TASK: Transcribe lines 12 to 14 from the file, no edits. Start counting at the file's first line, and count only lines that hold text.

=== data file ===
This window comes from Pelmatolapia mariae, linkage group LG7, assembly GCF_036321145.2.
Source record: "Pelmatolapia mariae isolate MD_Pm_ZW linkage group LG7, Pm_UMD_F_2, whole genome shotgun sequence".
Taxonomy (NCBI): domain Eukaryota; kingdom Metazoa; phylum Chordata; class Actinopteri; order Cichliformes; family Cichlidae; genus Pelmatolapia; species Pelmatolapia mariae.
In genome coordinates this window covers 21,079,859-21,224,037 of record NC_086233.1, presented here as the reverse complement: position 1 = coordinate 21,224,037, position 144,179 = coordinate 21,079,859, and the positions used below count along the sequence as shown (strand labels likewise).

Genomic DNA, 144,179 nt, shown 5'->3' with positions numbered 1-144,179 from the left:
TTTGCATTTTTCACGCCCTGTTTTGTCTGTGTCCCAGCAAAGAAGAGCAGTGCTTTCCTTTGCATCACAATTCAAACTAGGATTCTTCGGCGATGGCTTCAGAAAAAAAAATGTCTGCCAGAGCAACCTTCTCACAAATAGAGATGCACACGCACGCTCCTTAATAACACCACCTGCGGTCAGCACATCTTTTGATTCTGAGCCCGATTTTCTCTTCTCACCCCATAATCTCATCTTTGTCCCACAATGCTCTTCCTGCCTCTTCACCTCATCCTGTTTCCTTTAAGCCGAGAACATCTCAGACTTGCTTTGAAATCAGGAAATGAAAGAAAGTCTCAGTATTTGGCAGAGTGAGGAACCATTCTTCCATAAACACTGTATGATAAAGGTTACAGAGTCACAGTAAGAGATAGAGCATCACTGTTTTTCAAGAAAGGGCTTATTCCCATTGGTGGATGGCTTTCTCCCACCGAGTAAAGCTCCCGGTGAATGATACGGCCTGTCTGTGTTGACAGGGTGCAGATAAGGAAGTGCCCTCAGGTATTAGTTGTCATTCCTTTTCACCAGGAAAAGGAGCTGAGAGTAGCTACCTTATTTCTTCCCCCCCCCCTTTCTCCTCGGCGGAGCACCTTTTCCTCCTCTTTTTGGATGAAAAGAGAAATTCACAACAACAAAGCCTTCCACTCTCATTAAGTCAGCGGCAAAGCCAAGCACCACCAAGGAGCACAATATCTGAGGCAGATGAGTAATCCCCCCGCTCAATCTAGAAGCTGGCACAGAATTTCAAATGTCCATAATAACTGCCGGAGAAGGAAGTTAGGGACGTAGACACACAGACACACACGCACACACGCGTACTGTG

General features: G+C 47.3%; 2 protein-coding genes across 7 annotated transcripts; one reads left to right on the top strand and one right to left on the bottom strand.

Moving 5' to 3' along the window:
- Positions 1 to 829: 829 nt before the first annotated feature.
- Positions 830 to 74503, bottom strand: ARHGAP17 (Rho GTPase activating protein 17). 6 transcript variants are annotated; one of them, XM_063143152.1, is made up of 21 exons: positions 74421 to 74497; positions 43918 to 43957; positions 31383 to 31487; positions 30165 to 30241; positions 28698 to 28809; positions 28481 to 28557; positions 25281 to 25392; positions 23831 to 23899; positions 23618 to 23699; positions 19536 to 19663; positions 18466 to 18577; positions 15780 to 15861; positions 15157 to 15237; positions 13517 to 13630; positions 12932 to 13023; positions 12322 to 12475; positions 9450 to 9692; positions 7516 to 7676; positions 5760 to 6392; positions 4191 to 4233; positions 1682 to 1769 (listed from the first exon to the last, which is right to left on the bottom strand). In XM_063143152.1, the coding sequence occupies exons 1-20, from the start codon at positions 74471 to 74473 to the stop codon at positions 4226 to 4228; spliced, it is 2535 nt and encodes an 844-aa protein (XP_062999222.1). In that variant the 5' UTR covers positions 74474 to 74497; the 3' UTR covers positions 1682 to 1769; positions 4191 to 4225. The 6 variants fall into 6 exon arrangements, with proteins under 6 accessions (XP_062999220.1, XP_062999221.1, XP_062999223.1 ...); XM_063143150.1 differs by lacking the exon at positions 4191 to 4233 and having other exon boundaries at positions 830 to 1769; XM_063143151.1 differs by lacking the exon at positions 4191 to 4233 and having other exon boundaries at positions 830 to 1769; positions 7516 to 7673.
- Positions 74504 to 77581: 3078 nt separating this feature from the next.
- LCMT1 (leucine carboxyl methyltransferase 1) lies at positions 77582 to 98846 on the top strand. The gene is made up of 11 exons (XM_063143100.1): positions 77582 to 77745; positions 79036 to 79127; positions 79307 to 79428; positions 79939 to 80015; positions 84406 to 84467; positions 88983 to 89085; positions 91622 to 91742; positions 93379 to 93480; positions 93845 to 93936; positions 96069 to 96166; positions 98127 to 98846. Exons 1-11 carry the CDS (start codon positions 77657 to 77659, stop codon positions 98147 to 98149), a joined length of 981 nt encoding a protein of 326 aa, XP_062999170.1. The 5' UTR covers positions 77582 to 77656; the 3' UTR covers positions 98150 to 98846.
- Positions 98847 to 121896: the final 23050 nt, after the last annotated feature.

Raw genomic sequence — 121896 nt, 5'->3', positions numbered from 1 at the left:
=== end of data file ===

- LCMT1 (leucine carboxyl methyltransferase 1) lies at positions 77582 to 98846 on the top strand. The gene is made up of 11 exons (XM_063143100.1): positions 77582 to 77745; positions 79036 to 79127; positions 79307 to 79428; positions 79939 to 80015; positions 84406 to 84467; positions 88983 to 89085; positions 91622 to 91742; positions 93379 to 93480; positions 93845 to 93936; positions 96069 to 96166; positions 98127 to 98846. Exons 1-11 carry the CDS (start codon positions 77657 to 77659, stop codon positions 98147 to 98149), a joined length of 981 nt encoding a protein of 326 aa, XP_062999170.1. The 5' UTR covers positions 77582 to 77656; the 3' UTR covers positions 98150 to 98846.
- Positions 98847 to 121896: the final 23050 nt, after the last annotated feature.

Raw genomic sequence — 121896 nt, 5'->3', positions numbered from 1 at the left: